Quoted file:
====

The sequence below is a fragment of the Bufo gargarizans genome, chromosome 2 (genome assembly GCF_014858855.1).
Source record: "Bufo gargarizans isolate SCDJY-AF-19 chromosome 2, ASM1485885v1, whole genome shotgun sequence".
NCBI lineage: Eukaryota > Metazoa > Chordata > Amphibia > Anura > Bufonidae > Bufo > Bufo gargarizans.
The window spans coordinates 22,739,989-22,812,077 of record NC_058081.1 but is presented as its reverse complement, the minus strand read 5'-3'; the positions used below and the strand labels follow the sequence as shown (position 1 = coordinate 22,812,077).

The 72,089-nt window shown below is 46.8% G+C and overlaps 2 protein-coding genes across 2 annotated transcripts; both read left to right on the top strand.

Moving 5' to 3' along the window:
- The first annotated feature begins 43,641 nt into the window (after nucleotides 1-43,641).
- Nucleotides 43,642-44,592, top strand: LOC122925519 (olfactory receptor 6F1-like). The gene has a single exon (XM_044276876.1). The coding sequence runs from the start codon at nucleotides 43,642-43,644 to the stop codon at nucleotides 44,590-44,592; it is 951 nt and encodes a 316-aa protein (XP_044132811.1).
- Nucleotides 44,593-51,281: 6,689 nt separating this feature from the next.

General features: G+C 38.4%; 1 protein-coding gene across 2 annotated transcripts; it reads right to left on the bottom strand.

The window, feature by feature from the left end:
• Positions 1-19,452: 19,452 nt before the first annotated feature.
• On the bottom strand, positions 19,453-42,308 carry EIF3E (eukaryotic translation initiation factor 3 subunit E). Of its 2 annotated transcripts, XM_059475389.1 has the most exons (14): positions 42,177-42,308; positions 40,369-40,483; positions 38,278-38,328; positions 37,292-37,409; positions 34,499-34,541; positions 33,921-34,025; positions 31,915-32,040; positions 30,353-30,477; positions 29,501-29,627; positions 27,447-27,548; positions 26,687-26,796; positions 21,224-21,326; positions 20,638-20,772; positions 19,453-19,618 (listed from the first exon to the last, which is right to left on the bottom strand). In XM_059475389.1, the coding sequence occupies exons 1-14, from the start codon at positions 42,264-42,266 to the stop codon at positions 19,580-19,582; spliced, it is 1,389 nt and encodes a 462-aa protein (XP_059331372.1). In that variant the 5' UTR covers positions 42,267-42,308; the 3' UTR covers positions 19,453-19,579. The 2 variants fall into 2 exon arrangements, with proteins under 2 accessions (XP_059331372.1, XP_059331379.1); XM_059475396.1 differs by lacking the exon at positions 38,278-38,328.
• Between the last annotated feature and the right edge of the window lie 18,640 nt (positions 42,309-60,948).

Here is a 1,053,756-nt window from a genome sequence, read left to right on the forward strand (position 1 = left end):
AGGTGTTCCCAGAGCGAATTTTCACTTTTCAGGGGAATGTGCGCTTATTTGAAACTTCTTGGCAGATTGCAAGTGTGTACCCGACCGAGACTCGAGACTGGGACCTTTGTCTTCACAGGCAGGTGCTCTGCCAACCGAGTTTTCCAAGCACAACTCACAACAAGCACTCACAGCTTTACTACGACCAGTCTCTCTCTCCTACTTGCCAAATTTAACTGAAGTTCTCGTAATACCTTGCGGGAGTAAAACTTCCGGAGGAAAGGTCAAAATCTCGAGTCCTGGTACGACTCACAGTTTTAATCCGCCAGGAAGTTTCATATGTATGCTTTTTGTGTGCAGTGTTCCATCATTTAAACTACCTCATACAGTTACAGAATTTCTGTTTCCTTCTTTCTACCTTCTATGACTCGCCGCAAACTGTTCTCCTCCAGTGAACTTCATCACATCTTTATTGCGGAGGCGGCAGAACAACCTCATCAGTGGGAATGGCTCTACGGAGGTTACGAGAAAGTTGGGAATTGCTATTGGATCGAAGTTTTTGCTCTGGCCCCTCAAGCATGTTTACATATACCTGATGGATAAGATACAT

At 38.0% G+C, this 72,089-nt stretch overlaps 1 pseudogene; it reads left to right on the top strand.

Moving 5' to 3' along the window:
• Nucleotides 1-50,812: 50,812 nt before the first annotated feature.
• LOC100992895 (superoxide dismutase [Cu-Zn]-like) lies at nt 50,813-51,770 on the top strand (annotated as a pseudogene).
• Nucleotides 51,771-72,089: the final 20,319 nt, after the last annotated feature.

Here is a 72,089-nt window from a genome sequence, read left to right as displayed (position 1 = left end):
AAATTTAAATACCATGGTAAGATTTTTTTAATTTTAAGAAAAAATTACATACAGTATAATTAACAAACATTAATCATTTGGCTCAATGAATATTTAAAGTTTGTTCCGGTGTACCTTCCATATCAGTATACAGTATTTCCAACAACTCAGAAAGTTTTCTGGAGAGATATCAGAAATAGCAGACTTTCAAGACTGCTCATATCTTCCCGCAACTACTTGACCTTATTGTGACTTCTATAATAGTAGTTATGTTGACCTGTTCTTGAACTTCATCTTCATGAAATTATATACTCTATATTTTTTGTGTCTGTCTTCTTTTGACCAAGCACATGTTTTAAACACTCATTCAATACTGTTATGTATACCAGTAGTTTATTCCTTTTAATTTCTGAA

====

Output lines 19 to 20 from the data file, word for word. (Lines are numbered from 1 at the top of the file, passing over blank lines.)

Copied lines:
• Nucleotides 1-50,812: 50,812 nt before the first annotated feature.
• LOC100992895 (superoxide dismutase [Cu-Zn]-like) lies at nt 50,813-51,770 on the top strand (annotated as a pseudogene).